It’s strange how a brand new year makes us re-assess our life and priorities. As the clock struck midnight to the end of 2014, I know many friends and acquaintances that were so happy to open a brand new blank page. A new year provides us a chance to make resolutions for those changes we want to make. But as we all know most NYE resolutions fail. Why? For most it can be summarised in two key roadblocks: fear of change and our own self-doubt. We all know there are areas of our career, relationships or personal development that need to change – so how do we overcome the fear and self-doubt?

    The first key roadblock is the fear of change. Forced and unforced change leads to an unpredictable response. From denial to frustration to anger to tears to joy and right back around again. I’ve worked with those on the precipice of wanting to change, coached those leading organisational change, and supported those experiencing forced changes. All take effort, commitment, and hard work. But as one of my clients said to me just this week: “without risks come no rewards”. Without change there is no progress. However, for change to be successful we not only need to commit to the needed changes, we also need to identify a support team. Because you will go through that unpredictable emotional response, you’re only human. What changes do you need make? And more importantly who will help you keep accountable and cheer your successes towards the changes you need to make this year? (To watch a TED talk on what fear can teach us click here).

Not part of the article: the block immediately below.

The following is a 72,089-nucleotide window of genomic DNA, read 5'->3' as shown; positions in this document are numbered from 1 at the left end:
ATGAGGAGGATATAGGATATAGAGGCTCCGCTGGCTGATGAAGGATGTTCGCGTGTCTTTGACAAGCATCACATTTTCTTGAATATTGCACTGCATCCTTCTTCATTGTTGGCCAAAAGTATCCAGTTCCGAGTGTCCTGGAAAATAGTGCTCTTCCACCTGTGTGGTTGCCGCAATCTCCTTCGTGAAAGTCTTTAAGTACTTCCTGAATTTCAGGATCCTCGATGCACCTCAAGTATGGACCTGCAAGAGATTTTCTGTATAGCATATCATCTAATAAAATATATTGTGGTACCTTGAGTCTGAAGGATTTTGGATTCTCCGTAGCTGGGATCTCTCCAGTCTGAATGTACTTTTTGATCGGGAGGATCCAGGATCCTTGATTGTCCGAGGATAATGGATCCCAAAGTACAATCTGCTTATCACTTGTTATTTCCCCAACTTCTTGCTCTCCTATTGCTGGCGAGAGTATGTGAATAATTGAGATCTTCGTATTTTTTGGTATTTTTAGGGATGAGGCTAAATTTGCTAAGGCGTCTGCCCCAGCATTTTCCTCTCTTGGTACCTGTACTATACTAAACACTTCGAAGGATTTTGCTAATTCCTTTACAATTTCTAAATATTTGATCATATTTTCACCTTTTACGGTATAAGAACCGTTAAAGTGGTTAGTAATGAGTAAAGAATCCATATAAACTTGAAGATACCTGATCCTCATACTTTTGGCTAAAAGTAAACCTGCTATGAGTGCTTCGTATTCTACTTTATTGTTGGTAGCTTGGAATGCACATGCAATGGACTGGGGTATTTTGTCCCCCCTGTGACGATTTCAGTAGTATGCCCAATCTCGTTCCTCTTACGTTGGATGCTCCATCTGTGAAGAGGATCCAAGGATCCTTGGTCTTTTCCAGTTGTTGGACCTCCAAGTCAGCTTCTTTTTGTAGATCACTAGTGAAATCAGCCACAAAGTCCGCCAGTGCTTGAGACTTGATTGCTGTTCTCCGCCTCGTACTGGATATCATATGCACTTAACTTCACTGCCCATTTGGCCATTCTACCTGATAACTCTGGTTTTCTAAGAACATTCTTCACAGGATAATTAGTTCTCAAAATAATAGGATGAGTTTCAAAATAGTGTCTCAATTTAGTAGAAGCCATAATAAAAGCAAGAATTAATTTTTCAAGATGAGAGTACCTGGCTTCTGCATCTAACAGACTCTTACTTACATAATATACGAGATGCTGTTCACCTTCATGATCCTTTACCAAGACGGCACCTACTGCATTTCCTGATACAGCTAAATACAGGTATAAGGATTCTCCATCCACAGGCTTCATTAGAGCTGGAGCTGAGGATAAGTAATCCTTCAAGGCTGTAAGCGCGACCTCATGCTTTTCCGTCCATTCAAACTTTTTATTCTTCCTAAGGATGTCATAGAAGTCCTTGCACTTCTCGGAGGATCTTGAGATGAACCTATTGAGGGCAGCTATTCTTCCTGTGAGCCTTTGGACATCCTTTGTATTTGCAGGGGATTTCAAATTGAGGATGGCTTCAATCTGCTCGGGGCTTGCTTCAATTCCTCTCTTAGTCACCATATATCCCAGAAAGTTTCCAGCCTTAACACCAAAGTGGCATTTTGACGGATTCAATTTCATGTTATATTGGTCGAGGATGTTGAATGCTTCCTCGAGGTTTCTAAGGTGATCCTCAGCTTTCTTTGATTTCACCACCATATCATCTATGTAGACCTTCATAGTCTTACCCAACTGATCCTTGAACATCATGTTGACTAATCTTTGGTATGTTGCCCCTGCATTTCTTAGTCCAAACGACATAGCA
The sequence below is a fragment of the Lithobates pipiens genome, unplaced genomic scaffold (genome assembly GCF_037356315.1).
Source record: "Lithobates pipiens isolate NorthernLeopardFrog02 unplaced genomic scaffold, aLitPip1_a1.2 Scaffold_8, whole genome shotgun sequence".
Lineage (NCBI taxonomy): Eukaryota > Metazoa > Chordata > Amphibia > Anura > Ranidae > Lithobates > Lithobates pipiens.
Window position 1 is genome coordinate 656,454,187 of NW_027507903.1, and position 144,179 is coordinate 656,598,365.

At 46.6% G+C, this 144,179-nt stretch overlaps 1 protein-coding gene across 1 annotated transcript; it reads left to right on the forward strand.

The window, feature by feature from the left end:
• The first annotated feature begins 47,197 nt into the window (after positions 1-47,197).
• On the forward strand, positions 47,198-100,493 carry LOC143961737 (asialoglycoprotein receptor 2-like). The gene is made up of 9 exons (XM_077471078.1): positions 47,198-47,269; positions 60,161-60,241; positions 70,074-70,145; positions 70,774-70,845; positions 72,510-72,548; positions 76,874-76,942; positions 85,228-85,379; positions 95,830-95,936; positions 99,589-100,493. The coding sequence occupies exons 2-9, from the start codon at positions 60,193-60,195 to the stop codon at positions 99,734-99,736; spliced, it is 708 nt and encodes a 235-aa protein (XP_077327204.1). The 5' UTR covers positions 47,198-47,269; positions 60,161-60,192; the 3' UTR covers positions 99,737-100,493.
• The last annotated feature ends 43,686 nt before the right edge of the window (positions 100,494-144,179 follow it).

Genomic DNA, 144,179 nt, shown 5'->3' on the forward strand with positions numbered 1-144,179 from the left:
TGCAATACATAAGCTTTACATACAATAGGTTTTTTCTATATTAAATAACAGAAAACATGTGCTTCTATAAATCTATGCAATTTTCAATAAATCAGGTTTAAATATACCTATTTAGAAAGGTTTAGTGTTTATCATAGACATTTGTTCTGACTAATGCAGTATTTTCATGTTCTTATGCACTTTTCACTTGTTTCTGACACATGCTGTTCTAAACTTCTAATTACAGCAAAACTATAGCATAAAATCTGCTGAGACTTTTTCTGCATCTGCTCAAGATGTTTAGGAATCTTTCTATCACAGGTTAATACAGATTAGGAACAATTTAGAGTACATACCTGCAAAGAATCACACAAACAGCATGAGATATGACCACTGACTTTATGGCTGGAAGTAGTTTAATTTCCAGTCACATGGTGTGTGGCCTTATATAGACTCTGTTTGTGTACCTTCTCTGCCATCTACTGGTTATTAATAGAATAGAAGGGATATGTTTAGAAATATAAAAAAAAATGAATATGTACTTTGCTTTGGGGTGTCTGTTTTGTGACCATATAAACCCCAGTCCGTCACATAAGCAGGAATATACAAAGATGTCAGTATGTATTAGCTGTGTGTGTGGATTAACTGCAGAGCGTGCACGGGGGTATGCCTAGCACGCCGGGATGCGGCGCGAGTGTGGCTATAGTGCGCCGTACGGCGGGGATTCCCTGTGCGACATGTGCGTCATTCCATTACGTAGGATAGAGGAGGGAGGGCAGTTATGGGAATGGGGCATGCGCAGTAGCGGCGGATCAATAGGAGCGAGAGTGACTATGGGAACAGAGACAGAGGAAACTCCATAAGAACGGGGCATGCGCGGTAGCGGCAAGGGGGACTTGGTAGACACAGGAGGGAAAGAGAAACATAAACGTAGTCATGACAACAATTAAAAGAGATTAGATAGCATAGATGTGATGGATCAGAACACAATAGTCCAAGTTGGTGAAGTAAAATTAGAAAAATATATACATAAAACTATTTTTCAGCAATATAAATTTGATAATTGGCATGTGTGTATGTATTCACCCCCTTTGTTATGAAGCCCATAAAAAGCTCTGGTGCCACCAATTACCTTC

The second roadblock is our own self-confidence to make these needed changes. Most of us suffer from imposter syndrome. I am constantly waiting for someone to unmask me. Discover my inferiority. Most of us feel this way. Even award winning scientists needing to “sell” themselves for a new job to leading executives tasked with taking a new leadership challenge. I have met clients from all corners of this country and even different corners of this globe. Analysed many psychometric profiles, coached, trained, facilitated, debated and had many invigorating conversations. People are fascinating and all have more strengths than what they acknowledge and appreciate. We each have so much potential to do amazing things, if we allow ourselves to. Take some time to identify and acknowledge your strengths, and value them. What are your key strengths that will help you make the changes you need to make? (To read more about the Self Saboteur click here).

    And with that, it must now be time for me to write my own new chapter. After 10 years building my career at Challenge Consulting, I’m about to embark on a brand new career adventure. I’m proud of what I’ve built and I’m equally excited to see where Steve and the team will go next. You are all in very capable hands. I’m taking with me fond memories, much laughter and joy, great friendships, exceptional mentors – and most importantly – the lessons that each of you have given me – be it a client that has challenged me, your moment of personal discovery, or an example of great leadership. You all have made the last 10 years exceptional and helped me to develop the all-important skills I need to jump into this next chapter. (To read more about how I developed my career click here).

    I wish you all an abundance of success. Take the time you need to identify the changes you need to make, develop your own plan, and more importantly develop the self-confidence you need to write your next chapter. For those that want to follow my next career adventure, you can connect with me on LinkedIn at http://au.linkedin.com/in/narellehess

    I will now leave you in the very capable hands of my colleagues at Challenge Consulting to support your recruitment, psychometric testing, career transition, and organisational development needs. Find out more about the team here or call the Challenge Consulting office on 02 9221 6422 to discuss your requirements.